You can also access the mountain by cable car (Aeri de Montserrat) from Monserrat Aeri train station. If you are coming from Barcelona you will need to decide which method of transport you would like to use as the price of either the rack railway or the cable car is included in the price.
Sant Joan Furnicular
Upon arriving at the Monastery the Sant Joan Funicular takes you on a very steep journey up the mountain for excellent views or the start of several amazing walks. With a maximum gradient of 65% it is the steepest funicular in Spain. The Sant Joan Funicular station is just above the Cremallera station. The trains run every 20 minutes from 10am until 4.30pm in the low season or 6.24pm in the high season. The entire journey takes 7 minutes, enough time to admire the beautiful scenery through the glass roof. At the time of writing an adult journey cost €8.75 single, €13.50 return and a child’s fare €4.80 single, €7.40 return.
Attractions on Montserrat
It is surprising that there are so many attractions other than the natural beauty to experience on Montserrat.
The Benedictine Monastery Santa Maria de Monserrat
Whilst the exterior of the Monastery is not inspiring don’t let it stop you from exploring the interior where there are many treasures to be found. Firstly a brief history: The Monastery had been of religious significance since pre Christian time, in 1025 Olivia, Abbot of Ripoll founded the new Monastery at Montserrat and it soon received many pilgrims and visitors. It did not take long for word to spread of the miracles performed by the Virgin. Later in 1409 the Monastery became an independent Abbey and during the 17th and 18th century it became a cultural centre of the first order. Sadly during the French War (1808-1811) the Monastery suffered abandonment and this occurred again during the Spanish Civil War (1936-1939). Fortunately the Government of Catalonia managed to save the Monastery from being destroyed and it continues to welcome pilgrims 1000 years since it was founded.
The Black Madonna
Within the Monastery high above the altar in the basilica sits the statue of the Black Madonna. Also referred to as ‘The Virgin of Montserrat’ and ‘La Moreneta’ meaning little black lady. The Black Madonna at Montserrat is of huge religious significance, possibly one of the most famous in the world. The statue was carved from wood in the 12th century and there are many theories as to why this Black Madonna and several other statues of the Virgin are black. Whether or not you are religious it is worth waiting in line to see the statue up close. We stood in line for about 35 minutes slowly making our way past interesting religious items.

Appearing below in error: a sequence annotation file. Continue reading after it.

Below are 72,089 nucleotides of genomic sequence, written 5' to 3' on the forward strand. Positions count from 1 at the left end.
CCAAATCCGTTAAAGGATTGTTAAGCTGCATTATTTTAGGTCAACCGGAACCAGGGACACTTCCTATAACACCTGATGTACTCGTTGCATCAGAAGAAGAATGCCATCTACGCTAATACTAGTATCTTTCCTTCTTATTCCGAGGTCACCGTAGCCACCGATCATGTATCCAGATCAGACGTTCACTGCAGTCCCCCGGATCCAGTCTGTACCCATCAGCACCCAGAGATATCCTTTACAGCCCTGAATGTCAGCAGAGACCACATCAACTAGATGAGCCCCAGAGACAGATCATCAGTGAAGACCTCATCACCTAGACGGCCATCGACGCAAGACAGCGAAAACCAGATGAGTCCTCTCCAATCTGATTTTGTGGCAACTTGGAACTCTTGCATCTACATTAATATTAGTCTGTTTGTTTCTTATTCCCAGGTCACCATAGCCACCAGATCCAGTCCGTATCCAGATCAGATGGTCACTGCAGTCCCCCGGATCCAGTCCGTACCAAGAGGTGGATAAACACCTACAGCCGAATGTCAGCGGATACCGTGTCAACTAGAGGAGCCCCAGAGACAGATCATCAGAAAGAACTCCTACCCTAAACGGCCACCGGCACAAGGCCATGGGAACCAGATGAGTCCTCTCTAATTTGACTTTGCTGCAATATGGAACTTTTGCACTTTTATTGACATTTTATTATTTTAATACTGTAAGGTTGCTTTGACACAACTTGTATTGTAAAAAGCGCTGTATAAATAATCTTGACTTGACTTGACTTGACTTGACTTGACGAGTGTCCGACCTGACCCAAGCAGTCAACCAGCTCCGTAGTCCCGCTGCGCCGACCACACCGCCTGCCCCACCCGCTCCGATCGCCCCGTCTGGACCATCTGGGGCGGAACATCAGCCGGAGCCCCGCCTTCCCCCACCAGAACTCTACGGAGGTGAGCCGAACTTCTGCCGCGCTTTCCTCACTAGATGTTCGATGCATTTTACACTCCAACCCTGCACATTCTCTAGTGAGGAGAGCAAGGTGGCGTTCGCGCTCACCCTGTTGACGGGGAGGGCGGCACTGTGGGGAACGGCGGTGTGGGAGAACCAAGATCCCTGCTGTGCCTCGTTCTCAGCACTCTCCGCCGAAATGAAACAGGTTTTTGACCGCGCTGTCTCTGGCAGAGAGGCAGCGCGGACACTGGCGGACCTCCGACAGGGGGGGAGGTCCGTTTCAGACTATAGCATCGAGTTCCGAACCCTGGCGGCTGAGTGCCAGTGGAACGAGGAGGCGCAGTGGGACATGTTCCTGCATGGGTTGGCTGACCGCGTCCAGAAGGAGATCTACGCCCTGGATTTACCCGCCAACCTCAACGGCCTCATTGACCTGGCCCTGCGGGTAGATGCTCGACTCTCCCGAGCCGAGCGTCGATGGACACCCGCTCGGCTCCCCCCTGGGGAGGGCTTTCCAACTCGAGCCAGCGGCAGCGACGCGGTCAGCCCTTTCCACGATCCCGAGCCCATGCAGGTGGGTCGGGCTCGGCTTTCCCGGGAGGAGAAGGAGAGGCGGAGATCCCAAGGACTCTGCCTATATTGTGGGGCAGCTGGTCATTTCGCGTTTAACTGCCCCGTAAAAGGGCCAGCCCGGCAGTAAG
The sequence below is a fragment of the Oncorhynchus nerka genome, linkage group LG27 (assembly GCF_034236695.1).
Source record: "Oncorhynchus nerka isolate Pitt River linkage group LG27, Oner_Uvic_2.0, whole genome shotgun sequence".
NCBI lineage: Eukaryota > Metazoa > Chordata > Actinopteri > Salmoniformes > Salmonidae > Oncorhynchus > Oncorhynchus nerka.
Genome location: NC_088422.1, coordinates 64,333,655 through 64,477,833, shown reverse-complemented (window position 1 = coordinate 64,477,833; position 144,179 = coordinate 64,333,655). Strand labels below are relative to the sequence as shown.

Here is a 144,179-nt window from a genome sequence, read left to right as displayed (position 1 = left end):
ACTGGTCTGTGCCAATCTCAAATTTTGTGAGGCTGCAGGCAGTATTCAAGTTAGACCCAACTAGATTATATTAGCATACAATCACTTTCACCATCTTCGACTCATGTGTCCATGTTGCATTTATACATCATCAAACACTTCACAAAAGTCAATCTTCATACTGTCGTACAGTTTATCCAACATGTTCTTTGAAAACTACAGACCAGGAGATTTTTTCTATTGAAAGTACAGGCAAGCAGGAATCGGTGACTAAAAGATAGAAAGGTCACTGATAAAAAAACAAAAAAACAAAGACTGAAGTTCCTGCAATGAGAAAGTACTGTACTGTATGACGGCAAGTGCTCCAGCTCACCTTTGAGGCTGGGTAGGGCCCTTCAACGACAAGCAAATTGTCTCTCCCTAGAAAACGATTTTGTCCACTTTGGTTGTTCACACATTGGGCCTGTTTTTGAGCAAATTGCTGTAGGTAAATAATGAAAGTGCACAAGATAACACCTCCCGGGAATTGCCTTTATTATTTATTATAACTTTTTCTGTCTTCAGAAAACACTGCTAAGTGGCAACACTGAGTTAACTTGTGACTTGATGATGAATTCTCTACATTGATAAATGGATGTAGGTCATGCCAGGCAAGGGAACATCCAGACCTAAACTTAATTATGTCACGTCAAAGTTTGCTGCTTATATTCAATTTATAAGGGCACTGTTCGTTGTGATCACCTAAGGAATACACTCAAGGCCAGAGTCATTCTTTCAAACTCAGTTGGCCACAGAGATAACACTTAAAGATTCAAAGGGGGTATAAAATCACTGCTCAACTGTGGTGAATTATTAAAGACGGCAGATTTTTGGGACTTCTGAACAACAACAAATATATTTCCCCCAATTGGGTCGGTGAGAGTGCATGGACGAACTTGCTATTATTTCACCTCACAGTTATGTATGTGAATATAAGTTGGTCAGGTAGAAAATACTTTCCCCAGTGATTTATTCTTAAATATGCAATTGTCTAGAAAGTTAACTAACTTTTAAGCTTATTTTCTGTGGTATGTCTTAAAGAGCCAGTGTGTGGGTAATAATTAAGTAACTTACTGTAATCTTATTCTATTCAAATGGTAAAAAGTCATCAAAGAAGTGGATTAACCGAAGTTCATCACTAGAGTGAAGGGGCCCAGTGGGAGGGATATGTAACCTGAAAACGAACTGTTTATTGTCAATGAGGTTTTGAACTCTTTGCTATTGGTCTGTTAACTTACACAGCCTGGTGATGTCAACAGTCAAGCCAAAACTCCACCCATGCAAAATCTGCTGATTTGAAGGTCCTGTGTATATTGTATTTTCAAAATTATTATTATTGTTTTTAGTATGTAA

The Black Madonna is behind glass however her right hand holding the orb to symbolise the earth is through the glass allowing you to touch it. Tradition is to touch or kiss the hand whilst opening and holding your other hand out.
After seeing the Black Madonna you can enter the Chapel of the Image of the Mother of God. The Chapel was completed in 1885 by Paula del Villar Lozano who was aided by Antoni Gaudí. You will then walk along the Ave Maria Path (Cami de l’Ave Maria) where people pay homage to the statue by lighting a candle and saying a prayer. It is a very moving experience as the entire wall along the pathway is covered by lit candles.
L’Escolania Choir Boys
Another fantastic experience not to be missed in the Monastery is to listen to the choir boys sing. Around 50 boys from the boarding school of the Monastery perform for the congregation Monday to Friday and on Sunday evenings. The choir dates back to 1223 and they are renowned around the world for their beautiful voices and music. They have recorded over 100 albums and they continue to perform around the world. They currently perform at 1pm and 6.45pm but it is worth checking at the time of your visit as they are not present during July or on the Christmas holidays. Even my two children were spell bound by the sound of the choir, certainly an experience not to miss.
Museum of Montserrat
The museum of Montserrat is located under St Mary’s Square and the entrance can be found next to the steps that lead to the square. The museum houses a vast collection of over 1300 pieces consisting of artwork, archaeological and liturgical exhibits. At the time of our visit the entrance fee was €8.00 for an adult and €6.50 for a child. The museum is open Monday to Friday 10am-5.45pm and Saturday to Sunday 10am-6.45pm.